Hawwah Karim-Smith, funeral director of Islamic Burial Services, is doing her best to honor those who have passed and continuing the burial rituals while dealing with high volume during the COVID-19 outbreak.
Javier and Martin Morales told their loved ones that, when they died, they wanted to be buried near their father’s grave in the small village of Mexico where they grew up. It was a wish that their family vowed to keep.
But when the brothers, who lived in New Jersey, died a few days apart in April after contracting COVID-19, their family struggled to keep their promise. Funeral directors and authorities in both the U.S. and Mexico told the family that repatriating their bodies home would be impossible – at least for now.
After six weeks of conversations with the funeral home and navigating laws governing the repatriation of remains, the family made the difficult decision to cremate, putting aside pains about their cultural and religious traditions.
“We had to sit down and try to process it as a unit,’’ said the brothers’ niece, Karla Morales. “At that point, what can we do other than sadly accept it? At least with cremation, we hope to return them to our grandmother when we can. It’s not ideal, but that is the reality we are facing.”
Métis people Can’t ship from U.S. without ‘non-contagious’ disease certification
The Morales family is among immigrant families across the country who have tried to repatriate the human remains of their loved ones during the coronavirus pandemic without success.
The staff of funeral homes who specialize in shipping bodies abroad for burial said transportation of remains during the pandemic has become difficult because there are few flights and several airlines have also placed embargoes for the international shipment of human remains. Delays in obtaining required documentation, such as death certificates, from consulates and local registrars, some of which are closed due to the pandemic, have also created obstacles.
The family of those who have died after being infected with COVID-19 face additional hurdles and realities. The United States requires a “noncontagious” disease certificate or letter to be obtained before deceased human bodies are transported abroad, said funeral directors. Since COVID-19 is extremely contagious, family members cannot obtain that letter and the only option is cremation with transportation later.
“Without that letter, we cannot ship from the US.A,’’ said Matthew Connors, director of operations and funeral director at Bergen Funeral Service, which has funeral homes in New Jersey, New York and Florida and ships around 70 human remains a month during normal times.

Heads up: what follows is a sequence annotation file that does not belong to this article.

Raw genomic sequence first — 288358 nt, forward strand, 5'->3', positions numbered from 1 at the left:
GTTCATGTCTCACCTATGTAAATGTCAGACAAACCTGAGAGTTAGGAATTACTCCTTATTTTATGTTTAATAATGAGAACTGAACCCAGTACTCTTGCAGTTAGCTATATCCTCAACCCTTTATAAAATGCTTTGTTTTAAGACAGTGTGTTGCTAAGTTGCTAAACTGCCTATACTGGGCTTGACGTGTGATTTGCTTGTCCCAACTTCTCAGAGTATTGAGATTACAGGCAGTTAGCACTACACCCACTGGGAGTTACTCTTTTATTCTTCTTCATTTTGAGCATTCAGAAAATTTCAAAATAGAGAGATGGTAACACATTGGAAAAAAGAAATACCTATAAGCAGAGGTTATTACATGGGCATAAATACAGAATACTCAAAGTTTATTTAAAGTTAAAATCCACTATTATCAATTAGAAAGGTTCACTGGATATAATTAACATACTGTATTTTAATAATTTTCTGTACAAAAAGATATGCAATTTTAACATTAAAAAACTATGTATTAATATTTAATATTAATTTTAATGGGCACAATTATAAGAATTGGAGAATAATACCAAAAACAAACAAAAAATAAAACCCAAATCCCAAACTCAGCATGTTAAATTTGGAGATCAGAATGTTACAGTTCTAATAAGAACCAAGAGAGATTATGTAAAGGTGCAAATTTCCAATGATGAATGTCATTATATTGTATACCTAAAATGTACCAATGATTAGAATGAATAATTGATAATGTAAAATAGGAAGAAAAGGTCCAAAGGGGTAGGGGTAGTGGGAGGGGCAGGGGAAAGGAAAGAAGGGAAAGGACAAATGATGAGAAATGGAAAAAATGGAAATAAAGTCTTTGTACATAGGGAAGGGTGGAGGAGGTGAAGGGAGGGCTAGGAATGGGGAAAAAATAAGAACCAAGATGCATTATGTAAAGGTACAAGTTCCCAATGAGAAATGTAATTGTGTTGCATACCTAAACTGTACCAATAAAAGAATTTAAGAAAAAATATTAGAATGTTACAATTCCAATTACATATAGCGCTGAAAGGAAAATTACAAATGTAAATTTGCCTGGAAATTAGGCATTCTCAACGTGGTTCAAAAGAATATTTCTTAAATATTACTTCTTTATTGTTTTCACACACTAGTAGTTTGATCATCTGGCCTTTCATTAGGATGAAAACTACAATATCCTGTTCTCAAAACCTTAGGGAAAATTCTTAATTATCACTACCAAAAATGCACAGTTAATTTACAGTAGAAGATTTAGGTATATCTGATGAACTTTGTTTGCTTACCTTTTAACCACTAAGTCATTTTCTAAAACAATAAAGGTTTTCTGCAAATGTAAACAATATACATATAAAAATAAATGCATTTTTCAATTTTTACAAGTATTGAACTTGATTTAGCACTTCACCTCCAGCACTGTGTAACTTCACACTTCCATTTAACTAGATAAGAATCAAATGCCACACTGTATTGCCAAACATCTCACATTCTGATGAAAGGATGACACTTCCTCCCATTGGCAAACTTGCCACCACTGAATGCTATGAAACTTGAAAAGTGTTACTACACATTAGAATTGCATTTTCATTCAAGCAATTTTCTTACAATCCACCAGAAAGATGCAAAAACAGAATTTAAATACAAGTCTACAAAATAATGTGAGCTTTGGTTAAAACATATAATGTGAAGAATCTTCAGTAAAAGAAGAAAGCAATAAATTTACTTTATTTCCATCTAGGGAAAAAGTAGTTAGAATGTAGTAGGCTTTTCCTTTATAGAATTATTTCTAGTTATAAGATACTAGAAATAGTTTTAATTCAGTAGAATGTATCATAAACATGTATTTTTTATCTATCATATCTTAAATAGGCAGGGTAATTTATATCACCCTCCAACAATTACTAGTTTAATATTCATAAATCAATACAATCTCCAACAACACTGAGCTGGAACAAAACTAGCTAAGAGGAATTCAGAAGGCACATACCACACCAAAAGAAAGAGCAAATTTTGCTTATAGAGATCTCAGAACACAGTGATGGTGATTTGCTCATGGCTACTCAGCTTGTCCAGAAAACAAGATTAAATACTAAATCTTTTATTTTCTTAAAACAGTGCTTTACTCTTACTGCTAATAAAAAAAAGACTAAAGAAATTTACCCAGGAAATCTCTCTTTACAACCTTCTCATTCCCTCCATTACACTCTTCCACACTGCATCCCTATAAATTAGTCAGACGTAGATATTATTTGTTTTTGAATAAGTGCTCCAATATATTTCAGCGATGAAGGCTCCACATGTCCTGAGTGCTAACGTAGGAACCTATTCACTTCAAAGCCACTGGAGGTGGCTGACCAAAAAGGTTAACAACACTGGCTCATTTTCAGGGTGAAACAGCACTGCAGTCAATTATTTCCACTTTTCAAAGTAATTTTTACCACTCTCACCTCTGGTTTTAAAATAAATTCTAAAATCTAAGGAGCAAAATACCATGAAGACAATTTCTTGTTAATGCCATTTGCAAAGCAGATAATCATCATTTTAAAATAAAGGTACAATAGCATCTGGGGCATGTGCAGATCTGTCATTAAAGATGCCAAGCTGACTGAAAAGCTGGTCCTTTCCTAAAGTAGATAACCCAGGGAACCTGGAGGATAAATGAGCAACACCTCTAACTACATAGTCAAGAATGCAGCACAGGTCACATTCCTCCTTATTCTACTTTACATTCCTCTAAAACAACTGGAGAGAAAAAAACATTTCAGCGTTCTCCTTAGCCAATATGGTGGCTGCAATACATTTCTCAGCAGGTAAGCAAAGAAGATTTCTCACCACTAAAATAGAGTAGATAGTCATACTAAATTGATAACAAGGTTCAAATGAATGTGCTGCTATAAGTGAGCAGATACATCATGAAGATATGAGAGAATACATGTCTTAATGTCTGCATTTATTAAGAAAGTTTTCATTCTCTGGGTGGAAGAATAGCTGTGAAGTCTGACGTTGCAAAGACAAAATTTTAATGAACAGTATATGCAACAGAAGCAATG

Several countries have published guidance on the repatriation of those who have died after testing positive for COVID-19. In Canada, for instance, human remains suspected or confirmed to have had COVID-19 can be repatriated if a body is cremated or if a body transported in an air-tight, sealed container. In Ecuador, officials have said they would only accept cremated remains of those who tested positive for COVID-19.
“There are a lot of people that have gotten upset, annoyed, and bothered, but unfortunately this is the reality,’’ said Alfonso Morales Suárez, consul general of Ecuador in New Jersey, who has fielded calls from families who want to send human remains to Ecuador in the past few months. “These are sanitary protocols established by the government of the United States and the government of Ecuador, and there is no possibility to move complete human remains of those who have died of COVID-19, there is no possibility.”
Métis people ‘People are desperate to fulfill their loved one’s wishes’
The COVID-19 pandemic has led to more than 110,000 deaths in the U.S. so far, including more than 24,000 in New York and more than 12,000 in New Jersey, with those in immigrant communities being disproportionately affected.
Funeral directors who serve immigrant communities said they have spent hours talking to family members about the rules. Many they said have a hard time coming to terms with the idea of not being able to fulfill their loved one’s wishes.
“It saddens me,’’ said Lisa LoRicco Sharp one of the funeral directors at the Gowen Funeral Home in New Brunswick, New Jersey, which usually ships between 30 to 40 bodies a year to other countries, but who said she has not transported any since the end of February. “Trying to convince the family is the biggest thing.”
Marco Perez, the managing partner at the Jorge Rivera Funeral Home in North Bergen, New Jersey, said he has received calls from community members who have family members in critical condition due to other ailments, such as cancer, and are now worried that they won’t be able to send them abroad.
He said he’s gotten many more calls from family members of those who died battling COVID-19.
“I can’t repatriate someone due to a communicable disease,” he said. “But I have been asked so many times, at minimum 80 different times from 80 different families. I have to tell them that you just can’t do it.”
Some, he said, purchased plots in their birth country years earlier and are not able to be buried there.
“For any family that has been affected by COVID-19, they have been deprived of so many things,” he said.
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Perez, whose funeral home transports around 150 to 200 bodies a year to the Caribbean, Central and South America said that in the first two months of the pandemic he shipped around 20.
Connors of the Bergen Funeral Home said he had one case where a family decided to bury their loved one locally but said they planned to exhume the remains later and ship them abroad.